– Development must be decentralized in order to involve communities in formulating and implementing the decisions and programs that affect their lives. Such a decentralization need not conflict with a global system and strategy, but would in fact ensure that developmental processes are adapted to the planet’s rich cultural, geographic, and ecological diversity.

– Consultation must replace confrontation and domination in order to gain the cooperation of the family of nations in devising and implementing measures that will preserve the earth’s ecological balance.

– Only as women are welcomed into full partnership in all fields of human endeavor, including environment and development, will the moral and psychological climate be created in which a peaceful, harmonious, and sustainable civilization can emerge and flourish.

– The cause of universal education deserves the utmost support, for no nation can achieve success unless education is accorded all its citizens. Such an education should promote the consciousness of both the oneness of humanity and the integral connection between humankind and the world of nature. By nurturing a sense of world citizenship, education can prepare the youth of the world for the organic changes in the structure of society which the principle of oneness implies.

“The Bahá’í International Community stands ready to contribute to the further elaboration and promotion of an Earth Charter in consultation with other interested bodies.”
Bahá’í International Community, 1992 June 06, Earth Charter

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Repression . . .

bahai_martyrs

These are dangerous people?


…a developmental psychologist.
…a once-successful factory owner.
…an industrialist.
…an agricultural engineer.
…a teacher and school principal.
…a former social worker.
…an optometrist.


What do they have in common?

They’re members of the same Faith, they’ve been in prison for many months, and they’re going to trial next week with no access to legal counsel.

The charges?

“…espionage for Israel, insulting religious sanctities, and propaganda against the Islamic republic”.

What country is this occurring in?

Iran.

Statements by U.S. Government and NGOs

State Department condemns Iranian government’s charges against Baha’is
February 13, 2009

USCIRF calls for justice for Baha’i prisoners in Iran
Statement from the U.S. Commission on International Religious Freedom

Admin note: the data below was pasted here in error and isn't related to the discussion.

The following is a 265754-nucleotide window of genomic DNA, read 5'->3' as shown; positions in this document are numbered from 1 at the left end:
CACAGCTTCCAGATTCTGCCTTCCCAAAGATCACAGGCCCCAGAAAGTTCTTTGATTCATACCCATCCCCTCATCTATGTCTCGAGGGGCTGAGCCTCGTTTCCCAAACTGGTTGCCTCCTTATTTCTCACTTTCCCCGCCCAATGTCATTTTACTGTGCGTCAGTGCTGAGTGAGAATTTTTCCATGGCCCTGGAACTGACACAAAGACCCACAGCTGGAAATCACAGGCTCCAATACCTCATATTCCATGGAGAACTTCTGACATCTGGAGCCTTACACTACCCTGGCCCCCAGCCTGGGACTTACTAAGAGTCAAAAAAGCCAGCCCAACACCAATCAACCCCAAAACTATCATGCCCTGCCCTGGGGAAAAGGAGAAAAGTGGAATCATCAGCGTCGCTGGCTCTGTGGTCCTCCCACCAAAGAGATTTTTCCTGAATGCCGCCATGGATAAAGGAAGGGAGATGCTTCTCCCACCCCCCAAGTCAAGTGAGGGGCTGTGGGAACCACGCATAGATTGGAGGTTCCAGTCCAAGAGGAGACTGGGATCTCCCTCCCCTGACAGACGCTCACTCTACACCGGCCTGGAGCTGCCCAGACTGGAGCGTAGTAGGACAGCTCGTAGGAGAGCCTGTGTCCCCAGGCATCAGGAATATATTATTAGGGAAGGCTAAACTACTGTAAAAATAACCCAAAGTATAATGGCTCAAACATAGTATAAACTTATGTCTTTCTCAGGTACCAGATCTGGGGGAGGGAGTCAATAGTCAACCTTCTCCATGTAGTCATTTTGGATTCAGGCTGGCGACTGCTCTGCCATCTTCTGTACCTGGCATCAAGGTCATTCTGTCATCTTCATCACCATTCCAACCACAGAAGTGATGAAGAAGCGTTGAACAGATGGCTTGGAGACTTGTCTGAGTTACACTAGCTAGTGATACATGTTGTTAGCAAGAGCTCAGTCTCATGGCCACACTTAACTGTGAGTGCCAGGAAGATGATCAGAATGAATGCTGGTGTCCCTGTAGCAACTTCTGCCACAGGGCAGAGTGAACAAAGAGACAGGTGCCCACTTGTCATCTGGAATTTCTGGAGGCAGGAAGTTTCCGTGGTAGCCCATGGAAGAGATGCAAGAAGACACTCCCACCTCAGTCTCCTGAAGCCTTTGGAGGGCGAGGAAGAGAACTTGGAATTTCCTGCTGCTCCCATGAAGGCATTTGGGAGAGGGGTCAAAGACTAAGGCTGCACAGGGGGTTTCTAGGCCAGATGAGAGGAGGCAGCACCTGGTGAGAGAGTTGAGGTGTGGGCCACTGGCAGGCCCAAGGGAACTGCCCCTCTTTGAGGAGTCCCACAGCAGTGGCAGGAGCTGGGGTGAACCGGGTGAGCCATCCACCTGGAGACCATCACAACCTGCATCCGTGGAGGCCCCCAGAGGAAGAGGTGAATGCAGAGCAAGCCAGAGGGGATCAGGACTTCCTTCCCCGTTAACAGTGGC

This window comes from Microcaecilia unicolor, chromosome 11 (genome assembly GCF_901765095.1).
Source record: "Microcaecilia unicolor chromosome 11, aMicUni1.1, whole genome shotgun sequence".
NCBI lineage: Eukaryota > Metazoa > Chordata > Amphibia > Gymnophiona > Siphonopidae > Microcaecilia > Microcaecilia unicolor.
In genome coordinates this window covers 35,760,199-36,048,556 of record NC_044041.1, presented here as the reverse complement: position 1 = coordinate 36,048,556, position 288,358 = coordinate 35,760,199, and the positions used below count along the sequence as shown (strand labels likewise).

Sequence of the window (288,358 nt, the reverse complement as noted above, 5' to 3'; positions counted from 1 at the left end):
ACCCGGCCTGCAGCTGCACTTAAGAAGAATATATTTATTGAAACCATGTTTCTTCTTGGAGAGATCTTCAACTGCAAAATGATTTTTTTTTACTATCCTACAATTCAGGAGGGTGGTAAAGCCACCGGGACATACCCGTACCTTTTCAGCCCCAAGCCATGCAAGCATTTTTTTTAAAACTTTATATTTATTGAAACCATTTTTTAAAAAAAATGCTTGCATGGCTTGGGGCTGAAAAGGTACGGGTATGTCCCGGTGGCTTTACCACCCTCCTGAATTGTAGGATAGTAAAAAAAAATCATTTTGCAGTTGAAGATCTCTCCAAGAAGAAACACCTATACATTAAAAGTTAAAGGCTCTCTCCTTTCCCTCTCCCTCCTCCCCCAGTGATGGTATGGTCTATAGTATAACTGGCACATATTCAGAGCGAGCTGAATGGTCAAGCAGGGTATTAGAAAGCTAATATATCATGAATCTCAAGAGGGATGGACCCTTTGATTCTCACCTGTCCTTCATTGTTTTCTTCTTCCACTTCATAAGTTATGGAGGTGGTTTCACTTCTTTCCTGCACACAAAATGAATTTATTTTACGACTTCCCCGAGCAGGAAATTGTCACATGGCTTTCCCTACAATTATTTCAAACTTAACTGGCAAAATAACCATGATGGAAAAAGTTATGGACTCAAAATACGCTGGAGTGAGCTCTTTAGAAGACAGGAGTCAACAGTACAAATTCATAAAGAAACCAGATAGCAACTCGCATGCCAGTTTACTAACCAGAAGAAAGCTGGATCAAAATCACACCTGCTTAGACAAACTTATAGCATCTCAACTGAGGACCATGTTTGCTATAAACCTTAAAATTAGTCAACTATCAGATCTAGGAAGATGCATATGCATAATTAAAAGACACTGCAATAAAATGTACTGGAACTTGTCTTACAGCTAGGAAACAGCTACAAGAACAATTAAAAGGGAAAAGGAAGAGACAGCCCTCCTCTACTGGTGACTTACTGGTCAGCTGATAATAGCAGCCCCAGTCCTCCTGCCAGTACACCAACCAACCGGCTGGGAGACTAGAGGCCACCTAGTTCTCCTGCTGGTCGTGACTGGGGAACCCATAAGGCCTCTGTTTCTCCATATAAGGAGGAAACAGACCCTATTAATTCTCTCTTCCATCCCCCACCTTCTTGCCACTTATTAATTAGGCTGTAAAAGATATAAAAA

Congressional Record – February 11, 2009
Representative Frank R. Wolf expressed concern over the upcoming trial of the seven Baha’i leaders

Amnesty International Urgent Action
Amnesty International has launched an urgent action update exclusively devoted to the latest news about the Baha’i leaders in Iran.

Institute condemns charges and upcoming trial against the Baha’i leaders in Iran 
The Institute for Religion and Public Policy issued this statement on February 12, 2009

Baha’i “Spying” Case Strikes New Blow Against Religious Freedom in Iran
Freedom House strongly condemns the Iranian government’s decision to try 7 Baha’is next week

 

Media Coverage

February 12, 2009
World Briefing – Middle East – Iran – 7 Bahais to Face Trial
The New York Times

Baha’i Leaders In Iran Charged With Spying For Israel
RadioFreeEurope/RadioLiberty, Czech Republic

Iran Announces Trial of Baha’i Leadership
7thSpace Interactive

Baha’i Leaders In Iran Charged With Spying For Israel
Payvand, Iran

February 11, 2009

Iran to try Bahais for spying for Israel

Agence France Presse – AFP

Iran charges 7 members of Baha’i faith with spying for Israel
Ha’aretz, Israel

Iran vows to try 7 Baha’i leaders as spies
Times Colonist, Canada

Obama’s Two Iran Tests 
Michael Rubin in the corner of The National Review Online

Iran to try Bahais for spying for Israel
Human Rights Tribune, Switzerland

Iran to try seven Baha’is for “spying” for Israel
IranVNC, DC


The official response from the
Bahá’í International Community


Religious Freedom? Human Rights? Equity and Justice?

All these will be on trial with these seven persecuted people . . .

Spiritual Quote:

Statement to the forty-fourth session of the United Nations Commission on Human Rights

Agenda item 23: Implementation of the Declaration on the Elimination of All Forms of Intolerance and of Discrimination Based on Religion or Belief

Geneva, Switzerland
17 February 1988

* * * * * * * * *

“All religions teach that we should love one another; that we should seek out our own shortcomings before we presume to condemn the faults of others; that we must not consider ourselves superior to our neighbors.”

If all people were to follow these norms, as described in the passage we have just quoted from the Bahá’í writings, religious intolerance would cease to be a blot on human affairs. The ideals of the 1981 Declaration would become a reality for the suffering victims of religious persecution.